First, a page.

Liverpool have begun their search for a manager capable of restoring the club to its former glories, after owners Fenway Sports Group decided Kenny Dalglish was unable to deliver the success they crave.
The club legend led the Reds to victory in the Carling Cup last season, their first trophy for six years, while Liverpool also made it to Wembley for the final of the FA Cup.
But Dalglish paid the price for Liverpool's form in the Premier League, where they failed to so much as flirt with a top four finish despite an outlay of over £100 million in the transfer market.
Despite only an eighth place finish last term and no Champions League football on offer, the Liverpool manager's job can still be considered one of the most prestigious in the game, and there will be no shortage of candidates for the role.
GMF outlines some of the early frontrunners to succeed the King and mount the Liverpool throne...
This time last year, Villas-Boas was the most coveted young manager in football, having guided Porto to unprecedented success both at home and on the continent.
Liverpool were linked with the 34-year-old at the time, but it was Chelsea who paid the £15 million in order to release Villas-Boas from his contract with Porto.
However, Villas-Boas' time at Stamford Bridge was not far short of a disaster, as he battled with fractures behind the scenes and poor results on the pitch.
Yet the Portuguese is still held in high regard and, according to The Guardian, is among the list of targets that Liverpool have created since Dalglish's departure.
Like the majority of managers on the shortlist, Villas-Boas is young and philosophical and plays a brand of attacking football encouraging vibrancy and exuberance.
However, previous reports have claimed that Villas-Boas has already agreed in principle to succeed Luis Enrique as Roma boss.
The Wigan manager has seen his stock rise further following a fine end to the season in which he guided the Latics to safety and took the notable scalps of Liverpool, Manchester United and Arsenal.
Yet this run of form cannot disguise Wigan's failings earlier in the season, when they suffered eight successive league defeats for the first time in their history.
Martinez is, however, an impressive figure and his man-management has enabled him to squeeze the best out of a limited squad, albeit not particularly consistently.
The 38-year-old is perhaps the most sought after manager currently plying his trade in English football, but his appointment would certainly represent a risk for Liverpool.
If some reports are to believed, FSG's quest for a manager with a league title on his CV will see them overlook Martinez. However, he remains second favourite with the bookmakers.
When Swansea were promoted 12 months ago, some bookmakers suggested it would be more likely to discover Elvis Presley was alive and well than for the Swans to retain their Premier League status.
But they did so, and particularly comfortably, and it was the brand of football adopted under Rodgers that led to so much respect and admiration for the team from south Wales.
After a botched start to his managerial career with Watford and Reading, Rodgers could have been on the scrapheap in his mid-30s but has significantly enhanced his reputation at the Liberty Stadium.
The 39-year-old is the epitome of the type of dynamic young manager FSG are supposedly after but, like Martinez, his lack of major success may count against him.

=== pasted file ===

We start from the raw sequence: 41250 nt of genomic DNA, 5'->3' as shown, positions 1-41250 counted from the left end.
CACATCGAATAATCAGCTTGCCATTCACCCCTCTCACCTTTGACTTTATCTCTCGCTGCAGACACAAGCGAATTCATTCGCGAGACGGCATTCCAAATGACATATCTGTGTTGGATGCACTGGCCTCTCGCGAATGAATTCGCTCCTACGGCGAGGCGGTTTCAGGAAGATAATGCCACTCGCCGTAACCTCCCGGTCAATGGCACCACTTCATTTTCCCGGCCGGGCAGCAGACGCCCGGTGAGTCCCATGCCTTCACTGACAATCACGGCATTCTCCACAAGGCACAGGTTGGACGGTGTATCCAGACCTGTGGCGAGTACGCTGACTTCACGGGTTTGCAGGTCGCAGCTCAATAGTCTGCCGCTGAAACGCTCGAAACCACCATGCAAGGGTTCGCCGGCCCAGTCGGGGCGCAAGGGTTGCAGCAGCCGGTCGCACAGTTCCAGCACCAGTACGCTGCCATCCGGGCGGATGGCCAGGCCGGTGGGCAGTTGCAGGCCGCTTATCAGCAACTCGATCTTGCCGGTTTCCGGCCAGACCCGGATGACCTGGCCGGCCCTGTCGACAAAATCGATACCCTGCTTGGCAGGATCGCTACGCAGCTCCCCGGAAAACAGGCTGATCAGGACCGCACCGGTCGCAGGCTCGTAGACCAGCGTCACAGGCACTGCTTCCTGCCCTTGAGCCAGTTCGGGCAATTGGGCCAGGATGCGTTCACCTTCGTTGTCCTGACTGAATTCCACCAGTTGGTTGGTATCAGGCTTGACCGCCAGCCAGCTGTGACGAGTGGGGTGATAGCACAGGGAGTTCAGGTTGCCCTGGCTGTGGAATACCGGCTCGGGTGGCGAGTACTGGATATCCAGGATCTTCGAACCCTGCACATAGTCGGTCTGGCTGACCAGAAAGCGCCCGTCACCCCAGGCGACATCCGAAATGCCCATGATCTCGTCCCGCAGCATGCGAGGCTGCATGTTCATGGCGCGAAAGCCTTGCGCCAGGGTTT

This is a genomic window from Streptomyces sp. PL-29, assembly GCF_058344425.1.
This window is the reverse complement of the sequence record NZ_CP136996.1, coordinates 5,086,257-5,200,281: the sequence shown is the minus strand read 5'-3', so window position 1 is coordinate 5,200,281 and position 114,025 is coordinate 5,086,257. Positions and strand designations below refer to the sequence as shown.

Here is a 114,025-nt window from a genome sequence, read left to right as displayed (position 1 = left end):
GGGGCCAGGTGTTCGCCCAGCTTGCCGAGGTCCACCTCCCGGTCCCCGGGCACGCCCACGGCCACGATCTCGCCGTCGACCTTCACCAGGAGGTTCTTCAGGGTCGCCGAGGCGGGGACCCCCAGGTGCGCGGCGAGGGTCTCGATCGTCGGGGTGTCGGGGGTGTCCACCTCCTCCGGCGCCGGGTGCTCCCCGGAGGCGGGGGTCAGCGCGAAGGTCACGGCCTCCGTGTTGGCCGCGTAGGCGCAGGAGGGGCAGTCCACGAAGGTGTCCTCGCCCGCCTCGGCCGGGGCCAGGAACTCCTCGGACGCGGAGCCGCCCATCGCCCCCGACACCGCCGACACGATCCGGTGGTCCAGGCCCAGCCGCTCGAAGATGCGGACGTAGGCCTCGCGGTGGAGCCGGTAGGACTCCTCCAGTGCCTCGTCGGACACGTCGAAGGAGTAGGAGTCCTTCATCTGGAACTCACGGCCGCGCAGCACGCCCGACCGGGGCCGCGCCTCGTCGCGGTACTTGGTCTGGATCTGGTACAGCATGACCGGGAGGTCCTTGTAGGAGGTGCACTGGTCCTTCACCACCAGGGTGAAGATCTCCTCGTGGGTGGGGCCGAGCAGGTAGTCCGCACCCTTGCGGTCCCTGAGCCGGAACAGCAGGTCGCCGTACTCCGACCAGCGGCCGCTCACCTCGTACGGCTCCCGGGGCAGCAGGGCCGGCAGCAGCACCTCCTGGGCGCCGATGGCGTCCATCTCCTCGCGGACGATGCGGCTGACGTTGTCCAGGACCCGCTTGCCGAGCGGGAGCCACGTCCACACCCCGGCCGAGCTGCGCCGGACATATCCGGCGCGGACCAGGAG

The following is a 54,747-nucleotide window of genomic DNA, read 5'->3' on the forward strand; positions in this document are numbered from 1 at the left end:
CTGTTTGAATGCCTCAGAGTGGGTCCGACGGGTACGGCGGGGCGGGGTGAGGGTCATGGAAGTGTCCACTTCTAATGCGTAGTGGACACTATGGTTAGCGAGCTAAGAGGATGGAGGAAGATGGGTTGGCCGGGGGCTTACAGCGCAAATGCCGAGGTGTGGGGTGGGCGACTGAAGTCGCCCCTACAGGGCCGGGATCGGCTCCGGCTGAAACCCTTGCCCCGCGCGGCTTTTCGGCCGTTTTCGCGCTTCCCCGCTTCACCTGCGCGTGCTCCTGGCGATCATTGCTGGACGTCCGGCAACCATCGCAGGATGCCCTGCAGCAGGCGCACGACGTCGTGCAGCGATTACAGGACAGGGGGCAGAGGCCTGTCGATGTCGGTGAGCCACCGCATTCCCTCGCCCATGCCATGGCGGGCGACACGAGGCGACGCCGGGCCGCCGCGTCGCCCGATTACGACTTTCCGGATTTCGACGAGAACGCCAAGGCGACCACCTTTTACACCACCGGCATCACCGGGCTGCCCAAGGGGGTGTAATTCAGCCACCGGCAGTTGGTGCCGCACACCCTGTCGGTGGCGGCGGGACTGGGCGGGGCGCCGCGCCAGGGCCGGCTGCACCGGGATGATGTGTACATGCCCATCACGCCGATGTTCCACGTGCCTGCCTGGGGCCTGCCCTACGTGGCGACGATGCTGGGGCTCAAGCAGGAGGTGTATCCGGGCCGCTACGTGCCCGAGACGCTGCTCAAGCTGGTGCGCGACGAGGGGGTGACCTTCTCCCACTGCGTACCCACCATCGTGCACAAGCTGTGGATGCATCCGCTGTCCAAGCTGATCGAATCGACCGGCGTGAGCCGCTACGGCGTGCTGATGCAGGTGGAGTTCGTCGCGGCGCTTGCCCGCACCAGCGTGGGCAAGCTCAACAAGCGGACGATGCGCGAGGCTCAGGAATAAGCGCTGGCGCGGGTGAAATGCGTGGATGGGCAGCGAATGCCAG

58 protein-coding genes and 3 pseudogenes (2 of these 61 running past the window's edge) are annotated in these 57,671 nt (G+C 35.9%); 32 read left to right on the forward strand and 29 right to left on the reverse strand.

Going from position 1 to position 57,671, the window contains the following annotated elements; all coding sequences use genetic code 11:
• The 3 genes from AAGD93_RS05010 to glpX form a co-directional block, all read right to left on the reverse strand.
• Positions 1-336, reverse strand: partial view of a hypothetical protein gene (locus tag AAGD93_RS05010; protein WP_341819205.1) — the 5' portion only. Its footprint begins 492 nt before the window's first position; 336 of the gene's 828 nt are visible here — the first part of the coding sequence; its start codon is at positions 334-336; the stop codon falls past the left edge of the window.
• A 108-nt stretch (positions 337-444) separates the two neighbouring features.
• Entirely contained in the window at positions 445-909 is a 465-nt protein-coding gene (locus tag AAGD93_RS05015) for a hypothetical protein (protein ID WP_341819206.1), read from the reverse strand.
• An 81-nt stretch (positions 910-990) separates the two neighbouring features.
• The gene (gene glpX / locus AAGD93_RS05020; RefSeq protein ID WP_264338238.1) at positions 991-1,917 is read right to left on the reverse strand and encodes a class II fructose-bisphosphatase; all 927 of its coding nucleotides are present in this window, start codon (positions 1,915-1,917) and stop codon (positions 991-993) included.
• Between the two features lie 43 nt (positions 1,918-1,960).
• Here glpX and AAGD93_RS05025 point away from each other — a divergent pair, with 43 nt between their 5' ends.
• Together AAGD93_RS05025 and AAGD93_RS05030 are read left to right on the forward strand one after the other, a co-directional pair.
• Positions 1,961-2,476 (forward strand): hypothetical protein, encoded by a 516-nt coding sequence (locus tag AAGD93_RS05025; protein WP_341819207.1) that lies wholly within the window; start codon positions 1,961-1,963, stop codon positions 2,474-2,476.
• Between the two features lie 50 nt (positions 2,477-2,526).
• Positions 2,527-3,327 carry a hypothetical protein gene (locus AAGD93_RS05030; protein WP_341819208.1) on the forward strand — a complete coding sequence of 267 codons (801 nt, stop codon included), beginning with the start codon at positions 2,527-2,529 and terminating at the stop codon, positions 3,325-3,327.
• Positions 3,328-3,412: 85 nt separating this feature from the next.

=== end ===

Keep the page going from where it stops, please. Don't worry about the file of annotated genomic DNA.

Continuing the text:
And, with only one season in the Premier League under is belt, taking the Liverpool position may come too soon for Rodgers.
Perhaps the only curveball in the list of candidates, the odds for Benitez to return to Anfield have been slashed dramatically since the sacking of Dalglish.
Benitez left the club in 2010 by mutual consent after Liverpool had limped to a seventh place finish in the league, but is still held in high regard by the fans after his achievements during a six year tenure.
The 52-year-old won the Champions League and FA Cup with Liverpool, and took them agonisingly close to the Premier League title in 2009.
After a failed stint at Inter Milan following his Liverpool departure, Benitez returned to live in the area and would love the opportunity to manage the club once again.
Whether or not Bentiez fits into the criteria FSG have set out in their search for Dalglish's successor remains to be seen, but he can boast a more impressive CV than most of the other candidates.
However, the Spaniard has the undesirable reputation of being particularly profligate in the transfer market, and spending may be restricted this summer.
Klopp surely ticks more boxes than any other candidate, but the Borussia Dortmund manager may be the most difficult to appoint.
The 44-year-old has won back-to-back Bundesliga titles with Dortmund, and secured the league and cup double for the first time in the club's history with victory over Bayern Munich last weekend.
Klopp's achievements have been all the more impressive due to his relatively shrewd operating in the transfer market, and willingness to rely on youth to achieve results.
Dortmund's style of football has also won them many admirers, and the way in which the sliced through Bayern in Berlin on Saturday demonstrated how clinical they can be.
Klopp, however, will represent an expensive option for Liverpool, with the club still paying for their previous managerial disappointments.
Persuading Klopp to take a relative step down, when considering the European competitions both sides will feature in next season, may also prove a tough task for FSG.
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